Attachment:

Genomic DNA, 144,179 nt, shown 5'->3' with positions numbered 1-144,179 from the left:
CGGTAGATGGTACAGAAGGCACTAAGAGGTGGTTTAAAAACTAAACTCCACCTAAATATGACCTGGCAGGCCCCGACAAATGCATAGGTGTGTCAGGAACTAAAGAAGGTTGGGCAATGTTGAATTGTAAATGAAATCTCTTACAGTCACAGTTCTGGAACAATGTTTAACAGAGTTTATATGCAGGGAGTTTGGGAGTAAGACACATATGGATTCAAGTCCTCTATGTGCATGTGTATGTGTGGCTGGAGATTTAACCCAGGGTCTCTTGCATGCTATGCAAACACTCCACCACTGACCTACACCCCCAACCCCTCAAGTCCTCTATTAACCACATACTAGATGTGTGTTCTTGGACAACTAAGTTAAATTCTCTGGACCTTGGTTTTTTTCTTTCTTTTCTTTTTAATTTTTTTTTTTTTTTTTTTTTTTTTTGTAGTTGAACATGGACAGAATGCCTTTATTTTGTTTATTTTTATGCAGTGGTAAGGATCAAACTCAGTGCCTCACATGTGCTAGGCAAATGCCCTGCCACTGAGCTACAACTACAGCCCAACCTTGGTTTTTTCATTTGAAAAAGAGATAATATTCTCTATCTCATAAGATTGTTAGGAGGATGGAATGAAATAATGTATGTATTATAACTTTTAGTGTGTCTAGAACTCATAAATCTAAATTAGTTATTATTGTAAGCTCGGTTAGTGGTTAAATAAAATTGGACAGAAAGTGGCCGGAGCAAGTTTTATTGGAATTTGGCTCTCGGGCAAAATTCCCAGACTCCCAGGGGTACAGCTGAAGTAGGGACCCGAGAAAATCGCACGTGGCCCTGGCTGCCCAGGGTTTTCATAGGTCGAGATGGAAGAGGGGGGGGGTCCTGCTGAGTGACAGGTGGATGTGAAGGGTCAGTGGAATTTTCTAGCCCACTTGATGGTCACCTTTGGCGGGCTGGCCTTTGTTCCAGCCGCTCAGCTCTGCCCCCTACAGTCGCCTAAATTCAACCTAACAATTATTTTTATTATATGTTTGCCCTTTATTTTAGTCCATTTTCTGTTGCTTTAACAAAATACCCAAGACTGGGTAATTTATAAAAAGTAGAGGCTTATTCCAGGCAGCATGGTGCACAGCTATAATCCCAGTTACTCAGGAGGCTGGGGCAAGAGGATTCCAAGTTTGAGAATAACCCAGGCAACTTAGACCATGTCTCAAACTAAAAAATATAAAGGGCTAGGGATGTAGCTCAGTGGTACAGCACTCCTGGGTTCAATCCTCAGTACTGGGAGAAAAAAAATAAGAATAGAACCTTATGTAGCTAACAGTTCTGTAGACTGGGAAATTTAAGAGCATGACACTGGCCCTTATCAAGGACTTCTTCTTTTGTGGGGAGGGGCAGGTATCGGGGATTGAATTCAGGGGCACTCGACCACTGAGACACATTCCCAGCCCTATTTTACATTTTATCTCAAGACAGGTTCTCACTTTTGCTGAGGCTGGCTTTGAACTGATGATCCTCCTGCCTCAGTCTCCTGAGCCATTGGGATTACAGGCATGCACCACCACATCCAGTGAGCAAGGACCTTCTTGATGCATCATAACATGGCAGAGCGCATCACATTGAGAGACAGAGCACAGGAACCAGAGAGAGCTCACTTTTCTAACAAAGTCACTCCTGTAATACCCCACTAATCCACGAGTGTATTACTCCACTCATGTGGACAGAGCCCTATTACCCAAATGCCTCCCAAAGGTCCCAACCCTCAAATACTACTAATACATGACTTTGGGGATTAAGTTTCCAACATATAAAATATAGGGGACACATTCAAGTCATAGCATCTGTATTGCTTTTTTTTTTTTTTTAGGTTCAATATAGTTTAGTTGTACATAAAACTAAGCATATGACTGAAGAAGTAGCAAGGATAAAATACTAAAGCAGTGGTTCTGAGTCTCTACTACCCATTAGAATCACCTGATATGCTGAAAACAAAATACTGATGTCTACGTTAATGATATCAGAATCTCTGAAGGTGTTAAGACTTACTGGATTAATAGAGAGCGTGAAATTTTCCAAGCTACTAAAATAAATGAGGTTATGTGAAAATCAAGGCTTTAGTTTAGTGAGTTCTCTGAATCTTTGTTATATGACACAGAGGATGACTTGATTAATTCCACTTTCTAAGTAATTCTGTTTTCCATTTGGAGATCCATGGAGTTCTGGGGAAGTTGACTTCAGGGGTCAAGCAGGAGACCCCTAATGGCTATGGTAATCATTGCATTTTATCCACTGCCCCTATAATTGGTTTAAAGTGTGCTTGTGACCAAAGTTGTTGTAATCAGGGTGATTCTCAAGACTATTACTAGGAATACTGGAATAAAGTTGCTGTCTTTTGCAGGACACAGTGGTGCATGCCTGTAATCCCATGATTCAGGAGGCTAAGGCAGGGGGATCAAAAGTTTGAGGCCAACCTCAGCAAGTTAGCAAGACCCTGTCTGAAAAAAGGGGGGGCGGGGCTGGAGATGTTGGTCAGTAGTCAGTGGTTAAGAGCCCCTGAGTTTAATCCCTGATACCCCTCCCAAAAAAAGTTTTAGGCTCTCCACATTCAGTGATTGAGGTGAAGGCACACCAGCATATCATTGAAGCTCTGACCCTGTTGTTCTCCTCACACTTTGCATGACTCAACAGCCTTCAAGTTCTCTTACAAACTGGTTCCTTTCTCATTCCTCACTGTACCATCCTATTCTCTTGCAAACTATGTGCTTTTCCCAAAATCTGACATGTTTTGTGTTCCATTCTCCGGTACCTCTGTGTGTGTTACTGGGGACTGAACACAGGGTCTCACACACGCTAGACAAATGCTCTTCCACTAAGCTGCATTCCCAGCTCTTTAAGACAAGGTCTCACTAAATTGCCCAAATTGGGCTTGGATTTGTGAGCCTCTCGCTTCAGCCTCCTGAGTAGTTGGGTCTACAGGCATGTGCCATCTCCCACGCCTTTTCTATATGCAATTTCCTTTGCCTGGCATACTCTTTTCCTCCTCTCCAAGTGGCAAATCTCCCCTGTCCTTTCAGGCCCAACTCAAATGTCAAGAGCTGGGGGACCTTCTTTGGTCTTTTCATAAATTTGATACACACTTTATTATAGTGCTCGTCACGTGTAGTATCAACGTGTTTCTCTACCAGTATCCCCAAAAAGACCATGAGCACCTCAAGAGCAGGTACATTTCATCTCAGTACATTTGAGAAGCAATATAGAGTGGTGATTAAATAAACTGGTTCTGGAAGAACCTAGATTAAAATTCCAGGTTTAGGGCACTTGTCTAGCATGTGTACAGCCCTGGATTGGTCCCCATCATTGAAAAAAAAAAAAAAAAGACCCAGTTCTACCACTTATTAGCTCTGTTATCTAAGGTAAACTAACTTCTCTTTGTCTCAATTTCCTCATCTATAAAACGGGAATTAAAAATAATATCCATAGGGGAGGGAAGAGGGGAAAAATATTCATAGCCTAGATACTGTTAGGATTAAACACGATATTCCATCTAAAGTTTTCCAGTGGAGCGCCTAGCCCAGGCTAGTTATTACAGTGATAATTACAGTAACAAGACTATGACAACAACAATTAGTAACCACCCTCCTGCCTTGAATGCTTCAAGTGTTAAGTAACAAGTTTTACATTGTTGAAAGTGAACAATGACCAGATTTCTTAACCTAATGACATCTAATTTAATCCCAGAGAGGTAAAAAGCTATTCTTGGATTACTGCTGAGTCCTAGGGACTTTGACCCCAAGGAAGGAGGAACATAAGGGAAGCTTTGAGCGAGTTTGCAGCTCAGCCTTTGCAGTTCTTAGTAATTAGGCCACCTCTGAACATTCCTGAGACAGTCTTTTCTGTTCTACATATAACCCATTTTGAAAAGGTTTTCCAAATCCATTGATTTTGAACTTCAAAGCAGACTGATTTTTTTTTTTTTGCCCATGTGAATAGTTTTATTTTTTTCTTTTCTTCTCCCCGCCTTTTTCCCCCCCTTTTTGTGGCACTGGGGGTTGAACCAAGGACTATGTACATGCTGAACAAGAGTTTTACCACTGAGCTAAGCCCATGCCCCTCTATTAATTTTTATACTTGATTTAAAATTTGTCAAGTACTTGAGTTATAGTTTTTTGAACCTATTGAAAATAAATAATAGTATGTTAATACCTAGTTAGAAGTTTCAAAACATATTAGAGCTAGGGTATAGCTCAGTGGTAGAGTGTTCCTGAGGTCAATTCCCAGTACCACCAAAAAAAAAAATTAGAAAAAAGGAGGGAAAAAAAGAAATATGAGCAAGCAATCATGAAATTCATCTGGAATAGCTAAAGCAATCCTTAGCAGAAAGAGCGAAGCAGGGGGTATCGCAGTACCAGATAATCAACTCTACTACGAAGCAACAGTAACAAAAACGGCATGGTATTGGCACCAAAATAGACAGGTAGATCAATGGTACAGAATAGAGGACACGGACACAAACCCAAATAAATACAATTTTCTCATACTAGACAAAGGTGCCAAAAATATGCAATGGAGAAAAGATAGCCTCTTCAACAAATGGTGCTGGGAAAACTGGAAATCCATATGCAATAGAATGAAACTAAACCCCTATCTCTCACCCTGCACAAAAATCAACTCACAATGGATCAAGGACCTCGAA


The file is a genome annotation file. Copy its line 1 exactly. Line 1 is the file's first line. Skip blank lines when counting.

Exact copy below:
Genomic DNA, 144,179 nt, shown 5'->3' with positions numbered 1-144,179 from the left: